|Kingdom||Type of Burh||No. of Hides||O.S. Grid Ref|
O.S. Map 1:50,000 – licence: Anquet Maps
(click on the images to enlarge)
Aerial Photograph – licence: Memory Map
Burhs in order of citation
The most likely location for the burh at Southwark is the most northerly of the gravel eyots in north Southwark centred on TQ31708040 which was an area of dry land in the predominantly marshy area south of the main channel of the Thames (Beard, D. and Cowan, C. J. (1988) “Excavations at 15-23 Southwark Street” in London Archaeologist Vol 5(14), p. 375).
“Summary : Anglo Saxon burh at Southwark, (Suthriganageweorce), probably on the dry ridge leading to the site of London Bridge. First mentioned in the Burghal Hideage, it was probably founded in the last quarter of the 9th century encircling the area of known Roman settlement.
More information : SU317804. The burh of Suthriganageweorce at present day Southwark was probabl fortified as early as the last quarter of the C9th, and judging from the circuit of walling of 7425 feet calculated from the Burghal Hideage, would have encompassed the former Roman settlement. Southwark was a major burh, and from 991 minted coins until the end of the Saxon period with a large output for many issues. ( Hill D and Rumble A 1996 The Defence of Wessex 218-9)”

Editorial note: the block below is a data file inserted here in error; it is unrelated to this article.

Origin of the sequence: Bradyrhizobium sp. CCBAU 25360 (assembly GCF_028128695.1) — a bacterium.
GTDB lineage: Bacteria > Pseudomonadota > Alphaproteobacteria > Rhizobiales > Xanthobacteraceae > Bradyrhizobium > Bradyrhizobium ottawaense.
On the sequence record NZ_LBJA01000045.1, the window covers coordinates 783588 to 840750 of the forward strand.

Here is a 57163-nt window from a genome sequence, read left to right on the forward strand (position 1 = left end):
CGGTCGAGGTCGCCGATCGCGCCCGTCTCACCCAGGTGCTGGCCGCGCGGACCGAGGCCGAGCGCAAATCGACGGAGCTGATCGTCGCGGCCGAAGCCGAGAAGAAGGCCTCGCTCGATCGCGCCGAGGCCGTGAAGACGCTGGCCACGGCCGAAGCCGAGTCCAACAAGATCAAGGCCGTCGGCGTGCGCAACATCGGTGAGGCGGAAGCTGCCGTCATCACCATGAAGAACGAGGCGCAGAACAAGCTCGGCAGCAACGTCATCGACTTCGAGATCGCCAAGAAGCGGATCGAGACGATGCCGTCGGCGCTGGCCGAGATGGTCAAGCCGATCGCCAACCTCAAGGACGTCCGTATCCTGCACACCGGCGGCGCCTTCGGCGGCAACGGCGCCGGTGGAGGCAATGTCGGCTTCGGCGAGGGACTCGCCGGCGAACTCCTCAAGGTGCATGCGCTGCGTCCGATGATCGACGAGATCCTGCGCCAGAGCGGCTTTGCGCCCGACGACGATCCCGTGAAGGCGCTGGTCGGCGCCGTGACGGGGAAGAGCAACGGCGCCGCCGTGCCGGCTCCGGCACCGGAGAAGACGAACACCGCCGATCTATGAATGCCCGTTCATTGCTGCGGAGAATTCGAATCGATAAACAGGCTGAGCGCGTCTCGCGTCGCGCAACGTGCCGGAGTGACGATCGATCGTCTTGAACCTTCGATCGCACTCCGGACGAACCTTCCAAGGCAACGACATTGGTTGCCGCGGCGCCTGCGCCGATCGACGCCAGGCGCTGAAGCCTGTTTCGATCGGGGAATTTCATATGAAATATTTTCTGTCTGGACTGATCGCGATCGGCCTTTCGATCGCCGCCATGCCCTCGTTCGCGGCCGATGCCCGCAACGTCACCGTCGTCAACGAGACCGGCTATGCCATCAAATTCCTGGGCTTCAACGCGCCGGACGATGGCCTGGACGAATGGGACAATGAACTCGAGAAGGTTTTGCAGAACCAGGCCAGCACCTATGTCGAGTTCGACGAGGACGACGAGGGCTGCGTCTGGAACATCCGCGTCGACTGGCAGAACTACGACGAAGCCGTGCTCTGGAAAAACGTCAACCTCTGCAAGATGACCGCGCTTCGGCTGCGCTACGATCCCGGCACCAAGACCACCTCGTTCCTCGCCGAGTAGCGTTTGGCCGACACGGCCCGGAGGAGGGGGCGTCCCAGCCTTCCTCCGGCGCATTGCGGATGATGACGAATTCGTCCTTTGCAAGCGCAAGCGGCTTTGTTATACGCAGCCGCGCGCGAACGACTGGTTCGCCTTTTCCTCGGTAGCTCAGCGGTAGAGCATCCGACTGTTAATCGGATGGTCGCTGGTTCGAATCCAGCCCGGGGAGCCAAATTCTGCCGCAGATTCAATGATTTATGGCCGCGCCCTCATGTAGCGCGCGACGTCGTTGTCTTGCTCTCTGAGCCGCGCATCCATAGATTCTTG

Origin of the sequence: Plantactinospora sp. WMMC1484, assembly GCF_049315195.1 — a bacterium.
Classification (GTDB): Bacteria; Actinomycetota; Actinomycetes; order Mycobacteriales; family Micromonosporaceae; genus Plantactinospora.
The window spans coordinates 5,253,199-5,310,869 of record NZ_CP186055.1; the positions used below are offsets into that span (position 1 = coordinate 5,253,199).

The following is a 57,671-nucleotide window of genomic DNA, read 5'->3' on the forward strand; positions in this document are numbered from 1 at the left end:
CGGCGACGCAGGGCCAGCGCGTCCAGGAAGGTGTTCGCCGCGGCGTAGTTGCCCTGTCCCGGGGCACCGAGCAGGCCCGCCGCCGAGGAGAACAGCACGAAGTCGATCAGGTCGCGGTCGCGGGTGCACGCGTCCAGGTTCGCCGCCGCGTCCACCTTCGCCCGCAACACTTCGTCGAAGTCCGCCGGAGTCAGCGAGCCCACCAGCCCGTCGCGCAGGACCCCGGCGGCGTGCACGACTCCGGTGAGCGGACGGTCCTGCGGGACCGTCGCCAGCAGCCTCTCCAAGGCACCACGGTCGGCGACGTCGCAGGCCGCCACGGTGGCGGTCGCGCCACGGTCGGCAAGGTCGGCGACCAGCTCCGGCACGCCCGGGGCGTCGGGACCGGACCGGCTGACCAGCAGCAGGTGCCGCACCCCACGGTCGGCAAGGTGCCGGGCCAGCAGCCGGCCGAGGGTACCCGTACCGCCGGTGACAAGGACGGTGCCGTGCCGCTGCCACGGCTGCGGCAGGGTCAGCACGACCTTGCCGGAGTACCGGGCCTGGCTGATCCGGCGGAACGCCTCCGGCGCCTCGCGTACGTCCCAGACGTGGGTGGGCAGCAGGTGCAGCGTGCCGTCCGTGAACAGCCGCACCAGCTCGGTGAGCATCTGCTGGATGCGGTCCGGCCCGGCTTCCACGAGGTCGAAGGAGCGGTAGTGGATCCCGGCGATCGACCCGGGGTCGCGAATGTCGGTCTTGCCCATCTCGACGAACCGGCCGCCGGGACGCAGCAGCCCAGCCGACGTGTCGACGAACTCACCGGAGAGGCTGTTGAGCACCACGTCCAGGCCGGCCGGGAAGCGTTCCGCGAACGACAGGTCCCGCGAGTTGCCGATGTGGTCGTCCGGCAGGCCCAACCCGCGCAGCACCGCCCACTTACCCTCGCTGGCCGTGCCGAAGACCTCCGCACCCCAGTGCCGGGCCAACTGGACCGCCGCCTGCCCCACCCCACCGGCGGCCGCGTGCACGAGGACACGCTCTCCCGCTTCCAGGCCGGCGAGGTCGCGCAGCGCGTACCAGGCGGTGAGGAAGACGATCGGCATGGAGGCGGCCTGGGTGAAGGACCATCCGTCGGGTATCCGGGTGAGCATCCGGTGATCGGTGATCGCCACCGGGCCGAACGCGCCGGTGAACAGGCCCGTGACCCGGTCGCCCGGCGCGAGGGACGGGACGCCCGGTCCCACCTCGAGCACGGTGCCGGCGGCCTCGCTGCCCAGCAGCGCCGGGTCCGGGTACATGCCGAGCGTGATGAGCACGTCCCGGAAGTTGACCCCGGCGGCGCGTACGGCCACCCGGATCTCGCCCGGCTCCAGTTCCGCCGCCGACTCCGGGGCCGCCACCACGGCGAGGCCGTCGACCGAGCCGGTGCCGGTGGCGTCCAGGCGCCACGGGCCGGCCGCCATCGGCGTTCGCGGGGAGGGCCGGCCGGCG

(Text from Historic England Research Records: Southwark)
It has been suggested that Southwark formed a double burh with London 1 similar to the fortification constructed at Pont de l’Arche in France. However, this has been queried by Baker and Brookes 2 owing to the lack of evidence of a bridge at this time.
1 Christie,N. et al (2013) “Transforming Townscapes: From Burh to Borough: the Archaeology of Wallingford, AD 800-1400” pp 142-3 Society for Medieval Archaeology Monographs
2 Baker, J. & Brookes, S. (2013) Beyond the Burghal Hidage: Anglo-Saxon Civil Defence in the Viking Age pp 326-7 in De Vries, K. et al (eds) History of Warfare vol 84